The State of: Cinematic Gaming

The State of: Cinematic Gaming

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One of the terms that repeatedly appears in the world of videogames is the curious expression ‘cinematic gaming.’ On the surface, it seems almost nonsensical; games and cinema are entirely different mediums, and any attempt to combine them should be doomed to fail. We couldn’t imagine doing the same thing combing a book with a game, for example (despite games like Skyrim that contain enough in-game lore that reading it all in one sitting would probably make your eyes shrivel up).

And it certainly seems that this view isn’t entirely without merit. A number of games come to mind that show how the label “cinematic” may be more of a hazard warning than a selling point. Firstly, there’s Metal Gear Solid 4: Guns of the Patriots, whose most egregious flaw is the frankly biblically long cutscenes. Here we have a game that seems to take the attitude of Dr. Frankenstein in its application of the idea “cinematic”, taking a film’s worth of non-interactive cutscenes and haphazardly splicing them into the game, much to the detriment of the latter.

Fun this is not, and it’s the same sort of thing that a second type of so-called ‘cinematic’ game does. The latest instalments of the COD franchise are good examples, but it also applies, to a somewhat lesser extent, to games such as Dead Space and Resident Evil 5. These are the sort of games that tend to translate ‘cinematic’ as ‘set piece’, where the on-screen action simply unfolds with little to no player interaction, save perhaps for the occasional ‘press x/shoot this thing or die’ quick-time-event.

A good example of this occurs in Dead Space 2, where the protagonist is forced out into space by a hulking un-dead monstrosity, and has to shoot said creature before being hurtled through another bunch of explosions. Sure, it looks cool, but it’s nothing more than spectacle. As the whole scene unfolds, you’re taken out of the game and made to watch a series of predetermined events that you have no control over.. You don’t feel the danger; you don’t feel like you could change anything, and its hard to see why a game should strive to be cinematic if it means taking the gamer out of the game.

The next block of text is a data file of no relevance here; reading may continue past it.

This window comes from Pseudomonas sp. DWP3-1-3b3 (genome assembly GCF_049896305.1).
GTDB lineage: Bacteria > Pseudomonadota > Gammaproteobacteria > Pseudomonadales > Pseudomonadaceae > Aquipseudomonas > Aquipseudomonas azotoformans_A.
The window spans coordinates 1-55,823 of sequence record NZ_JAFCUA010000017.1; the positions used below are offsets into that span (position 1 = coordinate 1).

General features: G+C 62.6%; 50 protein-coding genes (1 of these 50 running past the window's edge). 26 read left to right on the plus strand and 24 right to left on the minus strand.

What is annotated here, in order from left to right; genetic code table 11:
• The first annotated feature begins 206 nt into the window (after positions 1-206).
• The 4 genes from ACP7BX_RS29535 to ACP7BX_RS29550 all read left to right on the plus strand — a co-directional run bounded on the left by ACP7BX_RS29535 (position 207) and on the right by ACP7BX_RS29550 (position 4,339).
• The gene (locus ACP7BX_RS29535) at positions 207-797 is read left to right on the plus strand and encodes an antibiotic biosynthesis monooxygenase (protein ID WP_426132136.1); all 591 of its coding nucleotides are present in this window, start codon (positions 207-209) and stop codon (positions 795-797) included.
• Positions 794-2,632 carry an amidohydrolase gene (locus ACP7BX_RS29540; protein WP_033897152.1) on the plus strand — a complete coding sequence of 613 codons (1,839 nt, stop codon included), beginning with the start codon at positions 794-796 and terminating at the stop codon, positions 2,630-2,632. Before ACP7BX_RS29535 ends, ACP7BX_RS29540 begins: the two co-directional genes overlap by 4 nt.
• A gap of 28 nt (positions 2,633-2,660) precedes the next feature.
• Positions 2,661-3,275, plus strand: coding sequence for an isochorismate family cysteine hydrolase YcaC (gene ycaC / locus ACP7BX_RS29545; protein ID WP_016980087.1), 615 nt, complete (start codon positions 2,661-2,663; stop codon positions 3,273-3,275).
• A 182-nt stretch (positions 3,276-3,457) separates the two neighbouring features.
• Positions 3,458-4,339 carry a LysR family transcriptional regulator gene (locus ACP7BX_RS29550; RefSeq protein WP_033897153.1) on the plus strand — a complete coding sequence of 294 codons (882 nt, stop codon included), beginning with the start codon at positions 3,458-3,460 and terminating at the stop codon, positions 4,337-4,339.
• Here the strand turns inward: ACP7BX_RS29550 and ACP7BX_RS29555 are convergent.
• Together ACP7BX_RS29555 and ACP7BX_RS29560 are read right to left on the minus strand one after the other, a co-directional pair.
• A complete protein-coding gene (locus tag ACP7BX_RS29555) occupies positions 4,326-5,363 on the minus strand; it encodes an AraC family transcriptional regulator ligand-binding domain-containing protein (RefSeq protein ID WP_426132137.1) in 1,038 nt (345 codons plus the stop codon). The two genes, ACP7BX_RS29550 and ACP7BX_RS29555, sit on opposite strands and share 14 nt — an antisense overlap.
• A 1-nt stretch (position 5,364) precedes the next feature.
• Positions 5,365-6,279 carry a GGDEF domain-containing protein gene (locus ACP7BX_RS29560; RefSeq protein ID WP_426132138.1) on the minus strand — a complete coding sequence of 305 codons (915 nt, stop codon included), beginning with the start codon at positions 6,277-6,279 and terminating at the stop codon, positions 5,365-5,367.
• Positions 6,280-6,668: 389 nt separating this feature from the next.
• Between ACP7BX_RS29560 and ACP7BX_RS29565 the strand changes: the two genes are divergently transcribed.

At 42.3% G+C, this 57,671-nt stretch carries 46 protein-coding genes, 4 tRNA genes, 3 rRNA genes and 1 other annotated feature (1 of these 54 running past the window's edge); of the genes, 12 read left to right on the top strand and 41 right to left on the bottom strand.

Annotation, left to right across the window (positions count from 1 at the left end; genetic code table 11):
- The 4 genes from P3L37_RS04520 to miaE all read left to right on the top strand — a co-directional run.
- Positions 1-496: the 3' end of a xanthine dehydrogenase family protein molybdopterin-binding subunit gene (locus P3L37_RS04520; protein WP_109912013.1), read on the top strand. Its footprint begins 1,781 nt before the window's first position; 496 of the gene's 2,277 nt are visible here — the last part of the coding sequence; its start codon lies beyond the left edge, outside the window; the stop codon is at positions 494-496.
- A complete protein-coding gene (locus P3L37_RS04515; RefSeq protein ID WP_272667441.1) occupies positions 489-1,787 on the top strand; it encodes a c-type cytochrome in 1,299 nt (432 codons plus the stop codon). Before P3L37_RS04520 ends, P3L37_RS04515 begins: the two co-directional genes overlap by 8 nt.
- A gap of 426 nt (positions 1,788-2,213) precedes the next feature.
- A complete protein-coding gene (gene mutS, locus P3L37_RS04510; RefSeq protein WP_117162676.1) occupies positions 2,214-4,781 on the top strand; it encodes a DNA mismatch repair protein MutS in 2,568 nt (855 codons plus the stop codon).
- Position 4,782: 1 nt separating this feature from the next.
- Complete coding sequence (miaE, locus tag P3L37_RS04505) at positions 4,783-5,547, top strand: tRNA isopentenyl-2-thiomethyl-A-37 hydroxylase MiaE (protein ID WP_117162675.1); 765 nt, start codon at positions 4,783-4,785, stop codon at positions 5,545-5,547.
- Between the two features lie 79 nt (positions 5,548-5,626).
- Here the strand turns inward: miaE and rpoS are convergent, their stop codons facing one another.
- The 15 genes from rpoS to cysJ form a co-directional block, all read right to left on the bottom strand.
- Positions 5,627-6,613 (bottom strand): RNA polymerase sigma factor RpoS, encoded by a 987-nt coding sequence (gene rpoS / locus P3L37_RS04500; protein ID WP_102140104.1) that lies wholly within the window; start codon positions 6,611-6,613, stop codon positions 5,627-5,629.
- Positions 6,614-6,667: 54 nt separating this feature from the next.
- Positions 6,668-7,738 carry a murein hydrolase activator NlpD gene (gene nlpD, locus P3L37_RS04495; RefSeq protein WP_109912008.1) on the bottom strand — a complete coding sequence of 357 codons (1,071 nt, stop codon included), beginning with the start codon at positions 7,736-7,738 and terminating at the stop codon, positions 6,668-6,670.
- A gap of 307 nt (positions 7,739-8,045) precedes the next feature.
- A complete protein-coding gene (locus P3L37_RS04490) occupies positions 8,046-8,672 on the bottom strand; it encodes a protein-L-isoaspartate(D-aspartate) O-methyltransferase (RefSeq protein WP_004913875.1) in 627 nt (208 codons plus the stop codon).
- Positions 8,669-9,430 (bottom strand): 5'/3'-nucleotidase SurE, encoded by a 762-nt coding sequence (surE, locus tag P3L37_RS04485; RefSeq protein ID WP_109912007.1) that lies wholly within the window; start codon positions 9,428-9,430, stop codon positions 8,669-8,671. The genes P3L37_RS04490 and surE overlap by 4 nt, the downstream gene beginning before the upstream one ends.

Despite all this, it shouldn’t be concluded that I’m against cinematic games in general – far from it. What I really object to is a particular type of cinematic gaming. The problem, as I see it, with the sort of examples above, is that they remove an all-important feature of a game – immersion. When you’re being trundled through a set piece, or have to sit through twenty minutes of cutscenes to get any sort of plot or character development, it isn’t gaming at all – it’s just plain cinema.

But what, then, is a better version? In my view, it’s the sort of game where the cinematic feel goes hand-in-hand with a sense of immersion. An excellent version of this is The Last of Us; here everything feels like you’re actually involved in a film about the zombie apocalypse. As you rummage around for bullets conversing with your partner, or trying to creep by the fungi-infected mutants unnoticed, you really feel like your acting out the plot of a film , in a way that twiddling your thumbs whilst a set piece plays out just can’t hope to achieve.

Then there’s the immersive fluidity of Dishonoured. After jumping from a ledge to backstab a guard, then teleporting to another ledge before possessing a nearby rat to escape the recently arrived back-up, you get to say to yourself; ‘hell yeah, I did that; that was cool.’ And it’s the doing, not the watching, which is the important thing.

 

James Dyson, Games Columnist

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